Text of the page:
wife was entitled to benefits if the plaintiff suffered a "`loss resulting from injury.' The policies defined injury as `bodily injury caused by an accident . . . resulting directly and independently of all other causes . . .' Excluded from the policies were `diseases of any kind' and `bacterial infections except pyogenic infections which shall occur through an accidental cut or wound.'"Id. at 369. The court upheld the decision to deny benefits finding "no principled basis on which to disassociate Mr. Thomas' iatrogenic injury from the disease complications of his obesity. As in Senkier, his death was the foreseeable result of treatment for his disease." Id. at 370. In another case cited by Zurich, the insured underwent an anesthesia-based drug detoxification procedure, and while coming out of the anesthesia, suffered an adverse reaction and eventually vomited an aspirated matter into his breathing passage. He became semi-comatose and eventually died after being removed from life support. The insured's accidental death policy excluded from coverage deaths "`in any way [resulting] from or caused or contributed to by' physical or mental illness, diagnosis of or treatment for the illness." Carson v. Metropolitan Life Ins. Co., 72 F.Supp.2d 725, 728 (W.D.Tex. 1999). The policy did not define "accident." The court held "that where a patient is hospitalized for a physical or mental illness and dies as a result of any treatment for that illness, there can be no recovery for accidental death benefits where death as a result of illness is excluded." Id. at 729. The court further stated its holding would be the same even for deaths resulting from medical malpractice. Lastly, in Southern Farm Bureau Life Ins. Co. v. Moore, 993 F.2d 98 (5th Cir. 1993), the court upheld the denial of accidental death benefits where the deceased died when he lost control of his vehicle, and it crashed into a building and burst into flames. An investigation determined that the deceased had been suffering from a brain tumor which caused or contributed to his death. The policy covered "bodily injury caused by an accident resulting directly and independently of all other causes of loss covered by [the] policy." Id., at 100. The policy also contained the following exclusion: "A loss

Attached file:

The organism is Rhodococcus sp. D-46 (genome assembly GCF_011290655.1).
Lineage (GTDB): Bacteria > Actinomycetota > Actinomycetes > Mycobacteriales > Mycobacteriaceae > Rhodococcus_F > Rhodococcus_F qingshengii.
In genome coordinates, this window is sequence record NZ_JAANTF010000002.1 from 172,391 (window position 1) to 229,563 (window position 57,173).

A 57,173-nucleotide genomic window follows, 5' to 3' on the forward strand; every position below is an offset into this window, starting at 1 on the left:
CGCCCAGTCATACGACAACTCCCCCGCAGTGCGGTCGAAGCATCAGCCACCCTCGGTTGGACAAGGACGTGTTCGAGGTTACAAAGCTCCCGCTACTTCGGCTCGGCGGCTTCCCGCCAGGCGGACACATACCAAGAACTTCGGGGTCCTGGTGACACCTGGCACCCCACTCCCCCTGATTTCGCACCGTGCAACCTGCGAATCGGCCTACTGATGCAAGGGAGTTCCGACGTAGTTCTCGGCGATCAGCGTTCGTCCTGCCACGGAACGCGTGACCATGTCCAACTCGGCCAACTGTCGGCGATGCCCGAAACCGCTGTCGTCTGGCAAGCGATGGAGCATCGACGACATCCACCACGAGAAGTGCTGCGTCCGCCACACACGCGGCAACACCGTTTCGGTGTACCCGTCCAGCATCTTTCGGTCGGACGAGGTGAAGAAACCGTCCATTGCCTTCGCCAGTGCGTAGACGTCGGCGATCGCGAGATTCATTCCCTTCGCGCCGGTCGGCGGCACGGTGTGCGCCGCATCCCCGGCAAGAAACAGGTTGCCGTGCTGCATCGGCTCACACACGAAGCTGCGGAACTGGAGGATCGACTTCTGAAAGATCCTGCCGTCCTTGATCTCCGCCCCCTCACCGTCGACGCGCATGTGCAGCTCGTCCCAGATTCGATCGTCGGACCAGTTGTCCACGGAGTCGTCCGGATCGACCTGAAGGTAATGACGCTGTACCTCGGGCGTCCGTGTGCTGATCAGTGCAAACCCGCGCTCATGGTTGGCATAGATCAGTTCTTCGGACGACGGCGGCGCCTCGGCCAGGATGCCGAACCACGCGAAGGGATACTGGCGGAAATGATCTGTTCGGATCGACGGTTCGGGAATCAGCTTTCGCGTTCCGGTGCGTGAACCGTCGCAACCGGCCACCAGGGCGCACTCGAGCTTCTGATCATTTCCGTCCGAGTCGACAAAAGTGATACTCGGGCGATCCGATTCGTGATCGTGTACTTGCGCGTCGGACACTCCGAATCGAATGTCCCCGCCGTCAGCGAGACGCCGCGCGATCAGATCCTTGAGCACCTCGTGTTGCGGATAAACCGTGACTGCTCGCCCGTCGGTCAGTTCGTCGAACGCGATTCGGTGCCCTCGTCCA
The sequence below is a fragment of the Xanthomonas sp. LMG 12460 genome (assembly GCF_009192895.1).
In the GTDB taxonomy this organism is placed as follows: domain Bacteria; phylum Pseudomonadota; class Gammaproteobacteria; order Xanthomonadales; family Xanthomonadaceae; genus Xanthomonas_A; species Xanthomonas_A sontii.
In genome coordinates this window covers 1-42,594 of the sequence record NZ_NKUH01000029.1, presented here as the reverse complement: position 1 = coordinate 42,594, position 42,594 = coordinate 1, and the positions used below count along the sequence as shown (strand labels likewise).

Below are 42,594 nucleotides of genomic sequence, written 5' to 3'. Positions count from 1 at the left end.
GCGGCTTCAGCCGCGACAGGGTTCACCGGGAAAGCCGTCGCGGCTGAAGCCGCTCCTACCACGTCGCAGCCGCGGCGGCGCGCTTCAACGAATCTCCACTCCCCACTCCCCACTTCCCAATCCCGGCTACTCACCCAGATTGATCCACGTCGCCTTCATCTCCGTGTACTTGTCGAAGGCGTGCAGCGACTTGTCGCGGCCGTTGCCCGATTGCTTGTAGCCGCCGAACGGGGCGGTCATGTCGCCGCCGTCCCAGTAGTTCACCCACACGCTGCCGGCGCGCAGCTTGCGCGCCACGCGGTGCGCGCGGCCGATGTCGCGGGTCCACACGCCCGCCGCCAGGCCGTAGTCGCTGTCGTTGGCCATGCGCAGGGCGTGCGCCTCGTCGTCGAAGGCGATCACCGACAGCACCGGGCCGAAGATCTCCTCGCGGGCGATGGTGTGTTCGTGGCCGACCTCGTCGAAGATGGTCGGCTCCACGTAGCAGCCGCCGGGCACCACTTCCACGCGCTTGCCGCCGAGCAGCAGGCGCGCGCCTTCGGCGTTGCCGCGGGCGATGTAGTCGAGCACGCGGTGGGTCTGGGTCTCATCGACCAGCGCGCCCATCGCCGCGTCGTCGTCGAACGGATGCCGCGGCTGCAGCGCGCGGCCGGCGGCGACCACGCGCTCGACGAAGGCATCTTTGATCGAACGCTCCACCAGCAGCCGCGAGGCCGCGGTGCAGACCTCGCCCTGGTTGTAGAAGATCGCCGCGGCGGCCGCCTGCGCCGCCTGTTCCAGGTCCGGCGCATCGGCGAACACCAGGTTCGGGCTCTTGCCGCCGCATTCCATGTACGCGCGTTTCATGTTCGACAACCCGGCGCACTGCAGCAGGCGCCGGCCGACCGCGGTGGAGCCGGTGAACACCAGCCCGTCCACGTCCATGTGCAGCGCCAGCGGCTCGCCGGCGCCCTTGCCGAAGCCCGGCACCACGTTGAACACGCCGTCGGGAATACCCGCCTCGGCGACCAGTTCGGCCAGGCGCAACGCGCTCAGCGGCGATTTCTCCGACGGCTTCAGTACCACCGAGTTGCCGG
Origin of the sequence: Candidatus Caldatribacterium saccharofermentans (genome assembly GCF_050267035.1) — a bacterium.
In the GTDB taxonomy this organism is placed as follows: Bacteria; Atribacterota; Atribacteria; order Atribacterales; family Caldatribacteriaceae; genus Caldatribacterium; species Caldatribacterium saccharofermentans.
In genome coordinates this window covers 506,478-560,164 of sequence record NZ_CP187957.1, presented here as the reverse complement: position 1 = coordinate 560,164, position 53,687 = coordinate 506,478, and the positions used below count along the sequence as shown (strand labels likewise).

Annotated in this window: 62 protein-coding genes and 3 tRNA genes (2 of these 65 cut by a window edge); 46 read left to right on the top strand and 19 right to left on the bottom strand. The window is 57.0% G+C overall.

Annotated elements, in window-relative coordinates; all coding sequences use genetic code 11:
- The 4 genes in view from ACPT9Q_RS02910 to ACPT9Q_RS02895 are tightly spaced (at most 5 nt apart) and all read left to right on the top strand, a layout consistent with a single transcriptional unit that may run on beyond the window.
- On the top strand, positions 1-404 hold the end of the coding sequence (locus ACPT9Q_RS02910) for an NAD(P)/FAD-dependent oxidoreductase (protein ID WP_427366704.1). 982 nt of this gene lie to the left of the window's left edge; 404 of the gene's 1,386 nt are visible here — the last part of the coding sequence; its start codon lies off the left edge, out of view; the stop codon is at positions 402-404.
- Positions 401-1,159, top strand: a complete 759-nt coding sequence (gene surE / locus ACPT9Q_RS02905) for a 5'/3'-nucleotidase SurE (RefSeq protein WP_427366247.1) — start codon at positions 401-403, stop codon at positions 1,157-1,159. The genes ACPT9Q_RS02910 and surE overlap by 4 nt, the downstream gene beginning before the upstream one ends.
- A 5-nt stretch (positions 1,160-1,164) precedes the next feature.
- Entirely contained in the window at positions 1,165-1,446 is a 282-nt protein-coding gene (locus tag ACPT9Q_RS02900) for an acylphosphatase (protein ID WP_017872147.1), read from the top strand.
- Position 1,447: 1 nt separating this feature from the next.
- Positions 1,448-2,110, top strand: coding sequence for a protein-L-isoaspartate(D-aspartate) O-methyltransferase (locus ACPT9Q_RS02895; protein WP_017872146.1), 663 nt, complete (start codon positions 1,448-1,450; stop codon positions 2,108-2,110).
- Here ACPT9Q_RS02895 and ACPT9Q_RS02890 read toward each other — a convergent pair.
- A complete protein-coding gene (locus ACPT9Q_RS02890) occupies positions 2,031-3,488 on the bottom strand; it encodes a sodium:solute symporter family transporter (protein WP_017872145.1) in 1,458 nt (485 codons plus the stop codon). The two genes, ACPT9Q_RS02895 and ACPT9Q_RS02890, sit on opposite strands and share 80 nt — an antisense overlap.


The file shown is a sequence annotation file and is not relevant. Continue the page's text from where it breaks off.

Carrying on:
that is the result of or contributed to by one of the following is not a covered loss even though it was caused by an accidental bodily injury: (1) A disease or infirmity of the mind or body." Id. Plaintiffs argue Senkier, Thomas, Carson, and Moore are distinguishable because the policies specifically excluded medical treatment or complications from medical treatment, and there was a direct relationship between the complication and the underlying condition. Here, they argue, there was no relationship between the surgery and the mistake in medication. To determine whether a plan administrator's decision was arbitrary and capricious, we ask whether the decision to deny ... benefits was supported by substantial evidence, meaning more than a scintilla but less than a preponderance. Provided the decision is supported by a reasonable explanation, it should not be disturbed, even though a different reasonable interpretation could have been made. The requirement that the [plan administrator's] decision be reasonable should be read to mean that a decision is reasonable if a reasonable person could have reached a similar decision, given the evidence before him, not that a reasonable person would have reached that decision. Midgett v. Washington Group Intern. Long Term Disability Plan, 561 F.3d 887, 897 (8th Cir. 2009) (internal quotations and citations omitted). The Court finds Zurich did not abuse its discretion in interpreting the facts in light of the language of the policy. It was not arbitrary and capricious for Zurich to find that Ms. Kendel's death was not caused by accidental means, or that the policy excluded benefits because her death was caused by, contributed to, or resulted from an illness, disease or infection. Her scheduled surgery was necessitated by her herniated disc and pseudarthrosis of the L5-S1, and her death was a result of treatment for that medical condition. Conclusion For the reasons stated, the Court hereby affirms the decision denying plaintiffs benefits. DATED this 21st day of September, 2009. /s/Susan Webber Wright UNITED STATES DISTRICT JUDGE